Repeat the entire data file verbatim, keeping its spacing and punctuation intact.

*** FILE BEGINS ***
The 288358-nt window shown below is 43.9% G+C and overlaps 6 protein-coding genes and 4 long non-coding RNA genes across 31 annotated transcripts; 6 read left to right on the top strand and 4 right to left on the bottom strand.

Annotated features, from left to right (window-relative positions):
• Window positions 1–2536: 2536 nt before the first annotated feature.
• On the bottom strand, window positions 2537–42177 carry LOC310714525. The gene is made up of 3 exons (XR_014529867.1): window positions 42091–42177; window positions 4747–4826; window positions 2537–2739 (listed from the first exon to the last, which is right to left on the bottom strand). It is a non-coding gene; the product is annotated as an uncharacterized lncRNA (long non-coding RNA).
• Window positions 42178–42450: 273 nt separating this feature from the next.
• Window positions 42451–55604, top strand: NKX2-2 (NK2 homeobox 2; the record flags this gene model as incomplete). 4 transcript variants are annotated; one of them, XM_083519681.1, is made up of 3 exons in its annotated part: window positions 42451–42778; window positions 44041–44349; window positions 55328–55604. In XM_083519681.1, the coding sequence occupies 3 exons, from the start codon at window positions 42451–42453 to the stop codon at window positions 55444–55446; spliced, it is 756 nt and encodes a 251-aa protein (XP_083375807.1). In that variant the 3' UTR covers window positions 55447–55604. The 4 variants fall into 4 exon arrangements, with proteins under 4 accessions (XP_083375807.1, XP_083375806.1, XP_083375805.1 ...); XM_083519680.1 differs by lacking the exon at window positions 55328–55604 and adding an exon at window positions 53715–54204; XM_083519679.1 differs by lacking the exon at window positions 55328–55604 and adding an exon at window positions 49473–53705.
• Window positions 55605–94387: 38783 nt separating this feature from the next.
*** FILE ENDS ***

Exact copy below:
The 288358-nt window shown below is 43.9% G+C and overlaps 6 protein-coding genes and 4 long non-coding RNA genes across 31 annotated transcripts; 6 read left to right on the top strand and 4 right to left on the bottom strand.

Annotated features, from left to right (window-relative positions):
• Window positions 1–2536: 2536 nt before the first annotated feature.
• On the bottom strand, window positions 2537–42177 carry LOC310714525. The gene is made up of 3 exons (XR_014529867.1): window positions 42091–42177; window positions 4747–4826; window positions 2537–2739 (listed from the first exon to the last, which is right to left on the bottom strand). It is a non-coding gene; the product is annotated as an uncharacterized lncRNA (long non-coding RNA).
• Window positions 42178–42450: 273 nt separating this feature from the next.
• Window positions 42451–55604, top strand: NKX2-2 (NK2 homeobox 2; the record flags this gene model as incomplete). 4 transcript variants are annotated; one of them, XM_083519681.1, is made up of 3 exons in its annotated part: window positions 42451–42778; window positions 44041–44349; window positions 55328–55604. In XM_083519681.1, the coding sequence occupies 3 exons, from the start codon at window positions 42451–42453 to the stop codon at window positions 55444–55446; spliced, it is 756 nt and encodes a 251-aa protein (XP_083375807.1). In that variant the 3' UTR covers window positions 55447–55604. The 4 variants fall into 4 exon arrangements, with proteins under 4 accessions (XP_083375807.1, XP_083375806.1, XP_083375805.1 ...); XM_083519680.1 differs by lacking the exon at window positions 55328–55604 and adding an exon at window positions 53715–54204; XM_083519679.1 differs by lacking the exon at window positions 55328–55604 and adding an exon at window positions 49473–53705.
• Window positions 55605–94387: 38783 nt separating this feature from the next.